Die „Gierflation“ ist in aller Munde und wohl die beste Ausrede der Zuständigen, im Versuch die Unschuld zu beteuern. Doch was ist dran? Ich persönlich denke, wenn überhaupt, ist es meist ein statistischer Effekt, weil es nach dem FIFO-Prinzip funktioniert: First In – First Out. Wenn also Firmen die Preise erhöhen können und noch günstiger beschaffte Vorleistungen haben, müssen die Gewinnmargen temporär steigen. Möglich ist das Ganze ohnehin nur, wenn die Kunden genug Kaufkraft (= Geld) haben. Sonst gibt es keine Inflation, weil die Nachfrage an anderer Stelle sinkt.
Zu diesem Schluss muss man kommen, gerade auch, wenn man an Tim Congdon denkt, der im bto-Podcast im Sommer 2021 die Rückkehr der Inflation vorhersagte und im Mai 2022 vor einem konjunkturellen Absturz warnte. Das war zu früh – aber er bleibt bei seiner Meinung:
- „Monetary developments at present are almost the exact opposite of those in spring 2020, when central banks – in their response to the Covid pandemic – were taking actions that hugely boosted money growth. (…) Today the Covid pandemic lies in the past and central banks are taking actions to stop the danger of a few years of well above-target inflation. As a result, the quantity of money – broadly-defined – is falling in all of the United States of America, the Eurozone and the United Kingdom. As the money contractions coincide for the moment with still rather high inflation, real money balances are declining even more abruptly than nominal.“ – bto: Damit droht eine entsprechend harte Landung.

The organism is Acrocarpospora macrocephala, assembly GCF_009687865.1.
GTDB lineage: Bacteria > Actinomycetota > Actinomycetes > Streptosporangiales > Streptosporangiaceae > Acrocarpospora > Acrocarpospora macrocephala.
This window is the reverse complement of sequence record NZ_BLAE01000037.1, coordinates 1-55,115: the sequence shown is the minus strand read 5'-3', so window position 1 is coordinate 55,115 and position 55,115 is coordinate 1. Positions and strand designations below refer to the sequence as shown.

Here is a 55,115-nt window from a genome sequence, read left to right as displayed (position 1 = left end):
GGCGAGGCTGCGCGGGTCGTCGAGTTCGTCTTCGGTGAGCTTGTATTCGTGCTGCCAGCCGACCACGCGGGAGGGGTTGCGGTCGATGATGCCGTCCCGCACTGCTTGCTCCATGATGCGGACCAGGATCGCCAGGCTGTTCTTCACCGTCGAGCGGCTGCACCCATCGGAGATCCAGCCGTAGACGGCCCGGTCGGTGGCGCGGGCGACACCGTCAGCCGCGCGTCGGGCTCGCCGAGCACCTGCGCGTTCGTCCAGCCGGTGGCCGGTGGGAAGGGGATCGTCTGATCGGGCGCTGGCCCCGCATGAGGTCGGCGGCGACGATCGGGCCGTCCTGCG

- „An association between squeezes in real money and balance-sheet strain, falling asset prices and recessions is a commonplace of business cycle commentary. However, early 2023 has been puzzling, in that employment has continued to rise in the USA, the Eurozone and the UK, and labour markets in these places remain plagued by staff shortages, recruitment difficulties and the like. The paradox can be explained partly by the overhang of excess money from the money explosions of 2020 and 2021…“ – bto: Es handelt sich also um einen nachlaufenden Effekt.
- „Our assessment is that the ratios of money to GDP will be similar by the end of this year to their 2019 value, but there is an important difference between now and then. Now the three relevant central banks have raised their policy rates towards 5%, whereas in 2019 these were all at 2% or less.“ – bto: Das ist dann restriktiver.
- „(…) broad money is a stronger, more reliable guide to the current and future behaviour of demand and output than the rate of interest. But I have no quarrel with two propositions, that its policy rate is any central bank’s major policy instrument, and interest rate movements have powerful effects on the economy. Anyhow, the current stance of monetary policy combines – in three leading economies – unusually intense withdrawal of real money balances and the sharpest jump in central bank policy rates for 40 or so years.“ – bto. Die finanziellen Konditionen haben sich deutlich verschlechtert.